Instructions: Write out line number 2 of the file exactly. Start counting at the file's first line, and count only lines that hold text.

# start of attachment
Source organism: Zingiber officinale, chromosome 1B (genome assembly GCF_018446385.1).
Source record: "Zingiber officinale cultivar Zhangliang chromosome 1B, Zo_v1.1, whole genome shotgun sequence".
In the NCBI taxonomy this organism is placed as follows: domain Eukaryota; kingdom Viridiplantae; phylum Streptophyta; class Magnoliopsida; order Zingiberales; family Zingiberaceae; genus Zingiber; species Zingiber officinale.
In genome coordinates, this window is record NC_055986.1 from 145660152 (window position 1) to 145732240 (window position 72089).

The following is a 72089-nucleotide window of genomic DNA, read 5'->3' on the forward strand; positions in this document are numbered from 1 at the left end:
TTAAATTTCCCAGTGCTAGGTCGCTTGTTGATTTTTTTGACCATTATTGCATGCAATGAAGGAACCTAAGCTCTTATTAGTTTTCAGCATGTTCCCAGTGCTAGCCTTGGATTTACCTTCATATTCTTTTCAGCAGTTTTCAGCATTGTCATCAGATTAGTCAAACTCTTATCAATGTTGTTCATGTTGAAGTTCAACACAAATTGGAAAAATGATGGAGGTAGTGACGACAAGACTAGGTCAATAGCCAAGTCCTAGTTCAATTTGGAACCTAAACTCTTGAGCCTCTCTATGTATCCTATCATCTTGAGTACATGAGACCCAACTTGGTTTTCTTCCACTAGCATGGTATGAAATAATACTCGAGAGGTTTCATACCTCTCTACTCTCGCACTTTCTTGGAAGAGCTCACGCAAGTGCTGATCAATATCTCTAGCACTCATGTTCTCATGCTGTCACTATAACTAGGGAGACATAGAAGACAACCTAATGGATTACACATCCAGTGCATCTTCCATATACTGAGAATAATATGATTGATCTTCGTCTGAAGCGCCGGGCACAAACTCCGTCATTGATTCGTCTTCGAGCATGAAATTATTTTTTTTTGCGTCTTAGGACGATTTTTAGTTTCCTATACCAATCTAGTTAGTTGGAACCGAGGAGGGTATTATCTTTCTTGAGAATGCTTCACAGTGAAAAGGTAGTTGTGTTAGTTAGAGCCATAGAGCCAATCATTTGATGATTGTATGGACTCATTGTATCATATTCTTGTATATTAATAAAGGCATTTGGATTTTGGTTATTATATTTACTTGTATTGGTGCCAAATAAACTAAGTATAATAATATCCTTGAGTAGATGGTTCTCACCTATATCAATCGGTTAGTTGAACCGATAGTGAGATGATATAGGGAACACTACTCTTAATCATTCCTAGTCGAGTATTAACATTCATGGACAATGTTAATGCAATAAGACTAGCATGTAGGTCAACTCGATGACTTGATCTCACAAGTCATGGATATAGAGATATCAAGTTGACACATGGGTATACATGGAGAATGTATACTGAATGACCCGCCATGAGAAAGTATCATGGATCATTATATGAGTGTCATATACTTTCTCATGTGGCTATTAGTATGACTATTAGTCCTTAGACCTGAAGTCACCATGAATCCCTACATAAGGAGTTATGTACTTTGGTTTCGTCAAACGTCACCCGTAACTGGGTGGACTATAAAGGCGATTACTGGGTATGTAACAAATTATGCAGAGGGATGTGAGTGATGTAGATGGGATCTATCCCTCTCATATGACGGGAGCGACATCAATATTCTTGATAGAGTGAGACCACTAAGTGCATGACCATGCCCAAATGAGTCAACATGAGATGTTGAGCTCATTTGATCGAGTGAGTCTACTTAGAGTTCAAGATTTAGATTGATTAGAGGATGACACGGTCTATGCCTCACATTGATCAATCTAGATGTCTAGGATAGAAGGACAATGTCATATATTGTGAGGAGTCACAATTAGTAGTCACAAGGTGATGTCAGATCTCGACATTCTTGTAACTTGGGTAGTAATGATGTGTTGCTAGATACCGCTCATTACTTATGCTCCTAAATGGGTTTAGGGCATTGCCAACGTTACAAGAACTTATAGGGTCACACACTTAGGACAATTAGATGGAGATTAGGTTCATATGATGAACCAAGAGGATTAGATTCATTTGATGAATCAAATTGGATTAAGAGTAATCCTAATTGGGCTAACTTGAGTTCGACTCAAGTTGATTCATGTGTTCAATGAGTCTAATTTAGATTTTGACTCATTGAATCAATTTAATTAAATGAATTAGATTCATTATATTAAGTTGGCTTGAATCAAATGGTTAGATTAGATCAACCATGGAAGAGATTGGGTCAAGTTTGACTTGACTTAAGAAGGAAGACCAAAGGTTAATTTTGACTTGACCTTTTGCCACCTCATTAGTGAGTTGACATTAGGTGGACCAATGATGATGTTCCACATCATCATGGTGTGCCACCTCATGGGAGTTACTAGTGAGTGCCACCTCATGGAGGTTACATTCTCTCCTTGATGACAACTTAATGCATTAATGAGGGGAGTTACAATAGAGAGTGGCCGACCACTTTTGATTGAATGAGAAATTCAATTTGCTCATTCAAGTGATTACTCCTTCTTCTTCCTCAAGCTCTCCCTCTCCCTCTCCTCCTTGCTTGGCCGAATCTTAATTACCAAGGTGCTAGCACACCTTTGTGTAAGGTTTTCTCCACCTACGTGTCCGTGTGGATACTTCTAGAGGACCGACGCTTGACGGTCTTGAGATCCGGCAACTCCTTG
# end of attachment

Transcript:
Source record: "Zingiber officinale cultivar Zhangliang chromosome 1B, Zo_v1.1, whole genome shotgun sequence".